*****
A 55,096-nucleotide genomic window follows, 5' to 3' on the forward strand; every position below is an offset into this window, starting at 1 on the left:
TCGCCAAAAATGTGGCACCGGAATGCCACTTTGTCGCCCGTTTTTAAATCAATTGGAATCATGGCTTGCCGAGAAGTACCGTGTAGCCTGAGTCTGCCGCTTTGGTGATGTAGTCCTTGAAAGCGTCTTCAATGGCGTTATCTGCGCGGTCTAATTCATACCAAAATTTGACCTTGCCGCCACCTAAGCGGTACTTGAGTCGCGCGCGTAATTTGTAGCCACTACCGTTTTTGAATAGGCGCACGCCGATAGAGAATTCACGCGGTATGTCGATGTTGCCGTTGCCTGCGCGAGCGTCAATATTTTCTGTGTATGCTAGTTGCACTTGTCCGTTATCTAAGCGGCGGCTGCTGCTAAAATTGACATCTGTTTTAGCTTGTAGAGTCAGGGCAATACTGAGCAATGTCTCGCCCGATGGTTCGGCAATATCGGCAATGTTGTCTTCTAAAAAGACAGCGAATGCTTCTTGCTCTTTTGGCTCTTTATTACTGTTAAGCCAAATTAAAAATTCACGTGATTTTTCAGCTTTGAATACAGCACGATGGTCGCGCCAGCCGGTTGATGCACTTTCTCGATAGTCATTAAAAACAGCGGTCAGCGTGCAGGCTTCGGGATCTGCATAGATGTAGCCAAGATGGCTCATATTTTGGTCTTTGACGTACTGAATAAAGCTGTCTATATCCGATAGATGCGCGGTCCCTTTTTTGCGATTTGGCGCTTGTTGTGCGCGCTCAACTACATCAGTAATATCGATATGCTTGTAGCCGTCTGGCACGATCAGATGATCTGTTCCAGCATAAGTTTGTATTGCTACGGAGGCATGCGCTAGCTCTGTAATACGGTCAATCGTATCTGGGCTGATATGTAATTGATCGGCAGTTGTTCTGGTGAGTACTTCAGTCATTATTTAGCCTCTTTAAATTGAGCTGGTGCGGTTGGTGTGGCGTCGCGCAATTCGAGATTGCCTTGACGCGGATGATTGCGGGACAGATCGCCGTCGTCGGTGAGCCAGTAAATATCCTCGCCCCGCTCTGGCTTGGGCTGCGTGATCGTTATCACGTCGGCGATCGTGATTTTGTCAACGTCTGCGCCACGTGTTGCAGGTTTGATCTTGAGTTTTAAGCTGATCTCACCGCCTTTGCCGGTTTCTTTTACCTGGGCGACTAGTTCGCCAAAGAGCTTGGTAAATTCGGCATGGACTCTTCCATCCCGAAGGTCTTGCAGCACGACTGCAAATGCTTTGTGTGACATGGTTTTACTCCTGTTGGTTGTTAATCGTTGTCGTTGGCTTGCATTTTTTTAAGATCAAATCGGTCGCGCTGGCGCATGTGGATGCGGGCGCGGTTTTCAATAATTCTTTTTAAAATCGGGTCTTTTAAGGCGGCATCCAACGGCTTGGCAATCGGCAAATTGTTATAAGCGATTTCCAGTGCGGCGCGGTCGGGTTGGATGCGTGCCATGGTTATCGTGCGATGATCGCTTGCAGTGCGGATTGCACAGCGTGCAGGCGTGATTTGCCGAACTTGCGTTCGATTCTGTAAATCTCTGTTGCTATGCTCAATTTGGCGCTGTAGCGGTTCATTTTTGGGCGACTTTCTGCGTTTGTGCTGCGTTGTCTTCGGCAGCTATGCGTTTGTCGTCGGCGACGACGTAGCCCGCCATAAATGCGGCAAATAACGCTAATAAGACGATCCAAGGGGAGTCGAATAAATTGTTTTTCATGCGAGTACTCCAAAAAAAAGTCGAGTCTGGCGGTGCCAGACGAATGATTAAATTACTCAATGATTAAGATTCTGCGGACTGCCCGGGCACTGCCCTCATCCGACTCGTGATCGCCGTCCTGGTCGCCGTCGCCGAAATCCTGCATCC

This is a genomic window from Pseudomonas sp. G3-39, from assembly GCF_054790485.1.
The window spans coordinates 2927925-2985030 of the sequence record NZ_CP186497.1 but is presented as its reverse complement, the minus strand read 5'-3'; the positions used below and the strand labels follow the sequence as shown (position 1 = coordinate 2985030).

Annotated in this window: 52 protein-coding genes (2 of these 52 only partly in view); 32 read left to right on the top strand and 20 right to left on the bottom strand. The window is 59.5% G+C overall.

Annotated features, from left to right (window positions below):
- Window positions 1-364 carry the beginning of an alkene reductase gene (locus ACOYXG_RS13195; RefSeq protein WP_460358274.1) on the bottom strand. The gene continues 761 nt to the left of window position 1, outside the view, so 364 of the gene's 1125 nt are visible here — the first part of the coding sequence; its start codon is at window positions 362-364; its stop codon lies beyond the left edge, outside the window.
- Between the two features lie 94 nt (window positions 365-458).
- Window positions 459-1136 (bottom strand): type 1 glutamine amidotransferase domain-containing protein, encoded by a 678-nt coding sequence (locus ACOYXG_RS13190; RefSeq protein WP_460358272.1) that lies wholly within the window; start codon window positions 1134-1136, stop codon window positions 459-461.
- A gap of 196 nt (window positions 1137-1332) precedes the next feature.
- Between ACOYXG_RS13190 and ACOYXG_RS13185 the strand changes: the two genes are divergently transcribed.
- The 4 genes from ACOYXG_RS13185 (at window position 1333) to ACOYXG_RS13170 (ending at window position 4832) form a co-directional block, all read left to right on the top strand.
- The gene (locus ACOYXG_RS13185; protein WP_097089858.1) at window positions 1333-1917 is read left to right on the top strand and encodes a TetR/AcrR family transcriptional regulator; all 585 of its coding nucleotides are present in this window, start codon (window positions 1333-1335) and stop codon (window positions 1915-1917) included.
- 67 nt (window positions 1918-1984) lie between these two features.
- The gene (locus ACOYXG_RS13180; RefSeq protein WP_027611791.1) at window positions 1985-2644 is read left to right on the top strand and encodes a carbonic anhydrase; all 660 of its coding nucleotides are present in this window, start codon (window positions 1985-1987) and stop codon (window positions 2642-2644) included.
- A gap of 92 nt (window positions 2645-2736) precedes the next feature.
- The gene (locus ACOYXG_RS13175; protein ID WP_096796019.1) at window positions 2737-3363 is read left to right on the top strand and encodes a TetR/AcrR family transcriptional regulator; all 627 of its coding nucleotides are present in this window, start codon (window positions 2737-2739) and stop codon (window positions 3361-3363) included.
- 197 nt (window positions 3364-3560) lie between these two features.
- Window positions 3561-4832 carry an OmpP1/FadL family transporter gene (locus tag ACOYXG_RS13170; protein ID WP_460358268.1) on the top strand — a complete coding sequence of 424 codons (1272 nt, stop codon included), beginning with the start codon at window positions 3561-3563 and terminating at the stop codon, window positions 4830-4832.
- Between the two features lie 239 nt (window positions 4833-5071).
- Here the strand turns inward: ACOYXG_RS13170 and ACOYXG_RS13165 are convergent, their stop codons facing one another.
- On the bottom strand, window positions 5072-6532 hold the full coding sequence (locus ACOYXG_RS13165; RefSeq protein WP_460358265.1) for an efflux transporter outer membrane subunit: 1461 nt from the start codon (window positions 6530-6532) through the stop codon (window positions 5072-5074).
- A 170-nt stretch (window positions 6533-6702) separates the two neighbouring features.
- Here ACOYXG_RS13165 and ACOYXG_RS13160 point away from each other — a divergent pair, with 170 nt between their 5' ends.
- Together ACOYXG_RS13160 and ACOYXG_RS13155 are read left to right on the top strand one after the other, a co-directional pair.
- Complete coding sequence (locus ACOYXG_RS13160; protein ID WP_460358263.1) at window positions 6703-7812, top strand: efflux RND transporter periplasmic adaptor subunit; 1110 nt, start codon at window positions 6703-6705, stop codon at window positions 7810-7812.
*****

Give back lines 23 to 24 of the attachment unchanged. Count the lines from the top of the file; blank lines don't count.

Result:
- A 170-nt stretch (window positions 6533-6702) separates the two neighbouring features.
- Here ACOYXG_RS13165 and ACOYXG_RS13160 point away from each other — a divergent pair, with 170 nt between their 5' ends.